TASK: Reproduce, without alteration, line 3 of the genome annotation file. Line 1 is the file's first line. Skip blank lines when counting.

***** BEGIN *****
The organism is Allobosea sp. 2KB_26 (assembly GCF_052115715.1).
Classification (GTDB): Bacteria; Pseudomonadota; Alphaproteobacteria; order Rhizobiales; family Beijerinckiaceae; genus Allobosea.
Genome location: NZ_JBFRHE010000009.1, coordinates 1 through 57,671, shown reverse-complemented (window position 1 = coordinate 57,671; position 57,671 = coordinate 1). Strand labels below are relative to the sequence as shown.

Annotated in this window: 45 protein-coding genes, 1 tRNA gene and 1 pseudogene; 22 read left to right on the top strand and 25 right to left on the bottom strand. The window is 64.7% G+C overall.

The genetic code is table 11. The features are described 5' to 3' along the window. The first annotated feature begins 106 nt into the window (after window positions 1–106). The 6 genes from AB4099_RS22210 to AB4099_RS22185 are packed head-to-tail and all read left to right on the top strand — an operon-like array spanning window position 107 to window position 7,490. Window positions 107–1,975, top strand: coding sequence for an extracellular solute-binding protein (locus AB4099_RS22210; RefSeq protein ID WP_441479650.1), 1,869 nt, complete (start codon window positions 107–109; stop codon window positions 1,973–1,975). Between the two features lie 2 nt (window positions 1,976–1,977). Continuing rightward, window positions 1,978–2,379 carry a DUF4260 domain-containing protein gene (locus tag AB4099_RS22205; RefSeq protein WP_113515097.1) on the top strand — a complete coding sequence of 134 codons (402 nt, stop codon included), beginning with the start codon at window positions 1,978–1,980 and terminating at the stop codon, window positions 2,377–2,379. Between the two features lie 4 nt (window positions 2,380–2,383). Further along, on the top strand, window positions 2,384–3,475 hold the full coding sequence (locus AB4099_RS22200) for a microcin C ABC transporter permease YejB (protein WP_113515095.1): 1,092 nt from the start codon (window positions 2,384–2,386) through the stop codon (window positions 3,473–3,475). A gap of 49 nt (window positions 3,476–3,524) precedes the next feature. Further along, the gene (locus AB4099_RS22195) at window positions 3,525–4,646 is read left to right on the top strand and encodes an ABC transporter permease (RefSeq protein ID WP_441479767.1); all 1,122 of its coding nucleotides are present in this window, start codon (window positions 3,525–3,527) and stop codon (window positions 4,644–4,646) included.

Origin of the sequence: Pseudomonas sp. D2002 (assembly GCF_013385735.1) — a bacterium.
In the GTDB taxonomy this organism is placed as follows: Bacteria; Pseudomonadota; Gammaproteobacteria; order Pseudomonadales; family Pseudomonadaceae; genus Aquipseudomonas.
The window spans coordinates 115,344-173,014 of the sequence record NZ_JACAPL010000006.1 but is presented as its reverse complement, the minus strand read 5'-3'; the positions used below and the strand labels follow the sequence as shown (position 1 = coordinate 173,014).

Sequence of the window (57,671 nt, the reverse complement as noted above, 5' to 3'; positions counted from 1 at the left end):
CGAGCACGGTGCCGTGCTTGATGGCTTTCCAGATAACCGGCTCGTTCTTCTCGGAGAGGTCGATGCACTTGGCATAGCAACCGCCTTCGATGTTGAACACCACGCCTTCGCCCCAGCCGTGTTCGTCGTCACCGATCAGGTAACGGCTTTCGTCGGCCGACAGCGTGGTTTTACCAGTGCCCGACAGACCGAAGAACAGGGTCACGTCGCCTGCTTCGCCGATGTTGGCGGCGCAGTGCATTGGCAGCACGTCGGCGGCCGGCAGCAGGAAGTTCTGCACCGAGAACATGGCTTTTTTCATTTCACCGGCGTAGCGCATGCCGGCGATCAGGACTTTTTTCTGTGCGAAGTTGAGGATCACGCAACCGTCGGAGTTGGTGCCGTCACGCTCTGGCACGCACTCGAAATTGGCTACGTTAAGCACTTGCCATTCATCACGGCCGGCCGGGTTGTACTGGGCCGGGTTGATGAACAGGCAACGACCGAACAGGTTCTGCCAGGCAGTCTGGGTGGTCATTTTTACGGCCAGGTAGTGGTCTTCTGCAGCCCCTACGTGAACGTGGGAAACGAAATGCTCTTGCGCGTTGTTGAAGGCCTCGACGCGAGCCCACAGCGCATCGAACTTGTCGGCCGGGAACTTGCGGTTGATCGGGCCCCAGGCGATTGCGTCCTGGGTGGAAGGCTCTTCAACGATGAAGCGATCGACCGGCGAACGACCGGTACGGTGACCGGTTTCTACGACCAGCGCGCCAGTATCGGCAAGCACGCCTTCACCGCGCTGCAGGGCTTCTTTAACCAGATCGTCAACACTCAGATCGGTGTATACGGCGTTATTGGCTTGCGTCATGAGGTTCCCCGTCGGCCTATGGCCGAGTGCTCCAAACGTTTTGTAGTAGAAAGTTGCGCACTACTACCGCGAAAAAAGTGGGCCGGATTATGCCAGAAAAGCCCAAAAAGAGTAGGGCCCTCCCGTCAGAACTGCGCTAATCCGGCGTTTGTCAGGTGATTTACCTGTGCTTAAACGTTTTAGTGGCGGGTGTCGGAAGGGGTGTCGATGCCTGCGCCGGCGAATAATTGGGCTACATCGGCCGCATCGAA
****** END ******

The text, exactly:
Genome location: NZ_JBFRHE010000009.1, coordinates 1 through 57,671, shown reverse-complemented (window position 1 = coordinate 57,671; position 57,671 = coordinate 1). Strand labels below are relative to the sequence as shown.